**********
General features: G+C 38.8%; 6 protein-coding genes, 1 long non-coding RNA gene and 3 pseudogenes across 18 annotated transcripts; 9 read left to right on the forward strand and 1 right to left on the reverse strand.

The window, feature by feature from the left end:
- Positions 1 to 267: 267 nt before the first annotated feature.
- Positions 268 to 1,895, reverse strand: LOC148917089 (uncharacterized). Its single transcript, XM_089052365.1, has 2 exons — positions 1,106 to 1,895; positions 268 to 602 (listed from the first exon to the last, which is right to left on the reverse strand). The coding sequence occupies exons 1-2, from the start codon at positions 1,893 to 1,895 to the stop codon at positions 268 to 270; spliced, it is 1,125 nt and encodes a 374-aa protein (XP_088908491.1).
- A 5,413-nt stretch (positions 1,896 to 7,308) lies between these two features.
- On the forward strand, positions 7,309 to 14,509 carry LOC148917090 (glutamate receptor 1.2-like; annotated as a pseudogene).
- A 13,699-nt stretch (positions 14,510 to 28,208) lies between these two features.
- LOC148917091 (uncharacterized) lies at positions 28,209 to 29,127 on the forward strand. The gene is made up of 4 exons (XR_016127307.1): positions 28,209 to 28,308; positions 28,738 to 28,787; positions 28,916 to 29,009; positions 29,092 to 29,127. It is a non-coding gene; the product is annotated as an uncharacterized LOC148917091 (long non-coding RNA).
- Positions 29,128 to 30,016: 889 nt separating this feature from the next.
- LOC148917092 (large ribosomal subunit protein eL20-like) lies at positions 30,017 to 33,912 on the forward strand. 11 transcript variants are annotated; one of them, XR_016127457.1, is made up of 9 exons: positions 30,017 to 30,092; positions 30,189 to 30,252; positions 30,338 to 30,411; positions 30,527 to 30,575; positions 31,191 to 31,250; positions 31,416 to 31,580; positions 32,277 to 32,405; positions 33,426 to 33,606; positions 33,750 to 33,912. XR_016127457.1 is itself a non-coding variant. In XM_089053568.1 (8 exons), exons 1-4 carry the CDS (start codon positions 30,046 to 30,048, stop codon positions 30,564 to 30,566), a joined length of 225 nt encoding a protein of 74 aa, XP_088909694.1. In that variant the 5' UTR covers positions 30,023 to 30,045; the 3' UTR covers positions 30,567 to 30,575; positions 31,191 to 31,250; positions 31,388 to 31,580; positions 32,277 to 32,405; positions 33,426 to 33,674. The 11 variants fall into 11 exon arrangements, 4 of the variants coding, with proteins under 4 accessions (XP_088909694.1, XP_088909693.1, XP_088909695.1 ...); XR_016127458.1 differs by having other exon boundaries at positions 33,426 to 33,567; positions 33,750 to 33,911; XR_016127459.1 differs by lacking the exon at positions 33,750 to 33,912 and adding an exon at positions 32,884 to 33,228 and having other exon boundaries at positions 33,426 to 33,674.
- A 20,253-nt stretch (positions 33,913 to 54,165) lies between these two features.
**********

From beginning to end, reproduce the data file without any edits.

General features: G+C 38.8%; 6 protein-coding genes, 1 long non-coding RNA gene and 3 pseudogenes across 18 annotated transcripts; 9 read left to right on the forward strand and 1 right to left on the reverse strand.

The window, feature by feature from the left end:
- Positions 1 to 267: 267 nt before the first annotated feature.
- Positions 268 to 1,895, reverse strand: LOC148917089 (uncharacterized). Its single transcript, XM_089052365.1, has 2 exons — positions 1,106 to 1,895; positions 268 to 602 (listed from the first exon to the last, which is right to left on the reverse strand). The coding sequence occupies exons 1-2, from the start codon at positions 1,893 to 1,895 to the stop codon at positions 268 to 270; spliced, it is 1,125 nt and encodes a 374-aa protein (XP_088908491.1).
- A 5,413-nt stretch (positions 1,896 to 7,308) lies between these two features.
- On the forward strand, positions 7,309 to 14,509 carry LOC148917090 (glutamate receptor 1.2-like; annotated as a pseudogene).
- A 13,699-nt stretch (positions 14,510 to 28,208) lies between these two features.
- LOC148917091 (uncharacterized) lies at positions 28,209 to 29,127 on the forward strand. The gene is made up of 4 exons (XR_016127307.1): positions 28,209 to 28,308; positions 28,738 to 28,787; positions 28,916 to 29,009; positions 29,092 to 29,127. It is a non-coding gene; the product is annotated as an uncharacterized LOC148917091 (long non-coding RNA).
- Positions 29,128 to 30,016: 889 nt separating this feature from the next.
- LOC148917092 (large ribosomal subunit protein eL20-like) lies at positions 30,017 to 33,912 on the forward strand. 11 transcript variants are annotated; one of them, XR_016127457.1, is made up of 9 exons: positions 30,017 to 30,092; positions 30,189 to 30,252; positions 30,338 to 30,411; positions 30,527 to 30,575; positions 31,191 to 31,250; positions 31,416 to 31,580; positions 32,277 to 32,405; positions 33,426 to 33,606; positions 33,750 to 33,912. XR_016127457.1 is itself a non-coding variant. In XM_089053568.1 (8 exons), exons 1-4 carry the CDS (start codon positions 30,046 to 30,048, stop codon positions 30,564 to 30,566), a joined length of 225 nt encoding a protein of 74 aa, XP_088909694.1. In that variant the 5' UTR covers positions 30,023 to 30,045; the 3' UTR covers positions 30,567 to 30,575; positions 31,191 to 31,250; positions 31,388 to 31,580; positions 32,277 to 32,405; positions 33,426 to 33,674. The 11 variants fall into 11 exon arrangements, 4 of the variants coding, with proteins under 4 accessions (XP_088909694.1, XP_088909693.1, XP_088909695.1 ...); XR_016127458.1 differs by having other exon boundaries at positions 33,426 to 33,567; positions 33,750 to 33,911; XR_016127459.1 differs by lacking the exon at positions 33,750 to 33,912 and adding an exon at positions 32,884 to 33,228 and having other exon boundaries at positions 33,426 to 33,674.
- A 20,253-nt stretch (positions 33,913 to 54,165) lies between these two features.